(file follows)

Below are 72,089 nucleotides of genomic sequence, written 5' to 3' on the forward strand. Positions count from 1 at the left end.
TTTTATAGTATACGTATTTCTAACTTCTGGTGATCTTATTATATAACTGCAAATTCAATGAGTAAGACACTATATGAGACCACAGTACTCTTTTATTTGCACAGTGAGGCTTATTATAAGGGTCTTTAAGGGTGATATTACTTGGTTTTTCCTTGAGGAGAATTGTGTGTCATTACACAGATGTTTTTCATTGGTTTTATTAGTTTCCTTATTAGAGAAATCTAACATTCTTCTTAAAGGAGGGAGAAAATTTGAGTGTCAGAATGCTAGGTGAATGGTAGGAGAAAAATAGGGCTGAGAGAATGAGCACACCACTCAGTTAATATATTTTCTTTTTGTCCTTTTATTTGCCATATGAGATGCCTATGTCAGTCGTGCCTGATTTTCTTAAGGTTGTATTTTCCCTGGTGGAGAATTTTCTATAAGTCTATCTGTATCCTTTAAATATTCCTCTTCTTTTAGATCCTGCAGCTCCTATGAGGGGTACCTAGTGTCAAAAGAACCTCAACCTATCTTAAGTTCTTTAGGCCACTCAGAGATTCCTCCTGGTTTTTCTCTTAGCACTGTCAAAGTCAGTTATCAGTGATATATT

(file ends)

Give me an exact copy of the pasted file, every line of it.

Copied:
Below are 72,089 nucleotides of genomic sequence, written 5' to 3' on the forward strand. Positions count from 1 at the left end.
TTTTATAGTATACGTATTTCTAACTTCTGGTGATCTTATTATATAACTGCAAATTCAATGAGTAAGACACTATATGAGACCACAGTACTCTTTTATTTGCACAGTGAGGCTTATTATAAGGGTCTTTAAGGGTGATATTACTTGGTTTTTCCTTGAGGAGAATTGTGTGTCATTACACAGATGTTTTTCATTGGTTTTATTAGTTTCCTTATTAGAGAAATCTAACATTCTTCTTAAAGGAGGGAGAAAATTTGAGTGTCAGAATGCTAGGTGAATGGTAGGAGAAAAATAGGGCTGAGAGAATGAGCACACCACTCAGTTAATATATTTTCTTTTTGTCCTTTTATTTGCCATATGAGATGCCTATGTCAGTCGTGCCTGATTTTCTTAAGGTTGTATTTTCCCTGGTGGAGAATTTTCTATAAGTCTATCTGTATCCTTTAAATATTCCTCTTCTTTTAGATCCTGCAGCTCCTATGAGGGGTACCTAGTGTCAAAAGAACCTCAACCTATCTTAAGTTCTTTAGGCCACTCAGAGATTCCTCCTGGTTTTTCTCTTAGCACTGTCAAAGTCAGTTATCAGTGATATATT